VOL. LXIV, No. 85 ANN ARBOR, MICHIGAN, WEDNESDAY, FEBRUARY 10, 1954

SIX PAG

U' Opposes
Latest MSC
Name Ation
[ Marvin L. Niehuss, University
vice-president, yesterday put the
4 University on 'record as opposing
the latest proposal iri Michigan
State College's campaign to be-
come Michigan State University.
A bill to change MSC's name
from "Michigan State College of
Agriculture and Applied Science"
to "Michigan State University of
Agriculture and Applied Science"
was introduced into the Senate by
Sen. Harry F. Hittle (R-East Lan-
sing).
Niehuss said, in a statement,
"If the name were changed to
Michigan State University of Ag-
ricuture and Applied Sciences it
would soon be known only as
Michigan State University.
"We repeat we have no objec-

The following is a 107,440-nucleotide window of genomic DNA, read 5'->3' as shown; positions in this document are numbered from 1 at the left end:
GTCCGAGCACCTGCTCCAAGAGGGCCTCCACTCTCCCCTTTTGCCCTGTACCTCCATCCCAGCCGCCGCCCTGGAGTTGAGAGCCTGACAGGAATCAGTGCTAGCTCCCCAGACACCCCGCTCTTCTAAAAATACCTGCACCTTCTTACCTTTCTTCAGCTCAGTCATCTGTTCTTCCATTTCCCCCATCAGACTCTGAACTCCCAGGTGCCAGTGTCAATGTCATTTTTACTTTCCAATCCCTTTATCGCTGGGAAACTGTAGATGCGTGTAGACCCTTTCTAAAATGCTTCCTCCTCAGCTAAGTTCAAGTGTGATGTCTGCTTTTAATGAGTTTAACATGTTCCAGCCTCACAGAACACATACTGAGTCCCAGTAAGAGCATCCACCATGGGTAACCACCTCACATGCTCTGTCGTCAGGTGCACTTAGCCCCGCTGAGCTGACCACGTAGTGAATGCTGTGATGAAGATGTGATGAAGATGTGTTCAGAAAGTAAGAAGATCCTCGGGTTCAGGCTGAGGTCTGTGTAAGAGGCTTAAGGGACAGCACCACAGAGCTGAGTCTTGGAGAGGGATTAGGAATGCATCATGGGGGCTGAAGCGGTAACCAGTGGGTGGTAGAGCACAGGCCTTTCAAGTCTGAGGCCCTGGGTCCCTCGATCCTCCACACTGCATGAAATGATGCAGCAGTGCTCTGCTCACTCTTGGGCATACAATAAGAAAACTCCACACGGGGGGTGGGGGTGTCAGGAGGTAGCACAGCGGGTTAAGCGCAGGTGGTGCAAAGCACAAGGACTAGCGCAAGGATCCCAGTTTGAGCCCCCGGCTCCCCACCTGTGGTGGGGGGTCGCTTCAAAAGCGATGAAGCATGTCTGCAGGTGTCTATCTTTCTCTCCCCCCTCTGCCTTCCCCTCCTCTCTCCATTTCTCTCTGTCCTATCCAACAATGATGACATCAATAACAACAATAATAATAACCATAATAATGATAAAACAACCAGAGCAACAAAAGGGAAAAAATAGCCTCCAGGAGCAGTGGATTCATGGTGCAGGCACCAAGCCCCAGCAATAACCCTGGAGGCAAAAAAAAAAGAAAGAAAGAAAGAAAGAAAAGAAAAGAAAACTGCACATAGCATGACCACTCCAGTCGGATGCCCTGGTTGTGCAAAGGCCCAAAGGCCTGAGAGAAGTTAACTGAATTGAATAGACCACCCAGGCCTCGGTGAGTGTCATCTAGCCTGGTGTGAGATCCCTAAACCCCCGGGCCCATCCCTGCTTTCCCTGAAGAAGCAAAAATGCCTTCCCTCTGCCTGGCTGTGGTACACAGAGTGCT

tion to Michigan State Cllege
X uthg the name university, pro-
vided no name nis not similar
to that of the University of Michi-
gan that it would cause unneces-
sary confusion and mistaken iden-
tity," he added.
Students
rOkay MSU
By PHIL GUNBY
Michigan State News Manager
EAST LANSING (Special)
Michigan State students are final-
ly getting up steam over the pro-
posed name change to Michigan
State University.
Whether it will build up any
pressure - perhaps on the State
Legislature-or just evaporate as
so niuch hot air remains to be
seen.
* * *
AT ANY RATE, students last
week began their first united ef-
forts in support of the name
change bill, now being studied by
the House Committee on Educa-
tional Institutions.
After more than a week of
cautioning the student body
not to accept the proposal with-
outhcareful consideration, the
Michigan State News, daily
campus newspaper, MI o n d a y
morning came out in editorial
support of the change.
Wednesday evening, the MSC
Student Congress, which had pre-
viously sent a resolution favoring
the change to the legislature, ap-
proved a plan to obtain student
signatures on a petition to be sent
to legislators considering the bill.
The petitions are now in the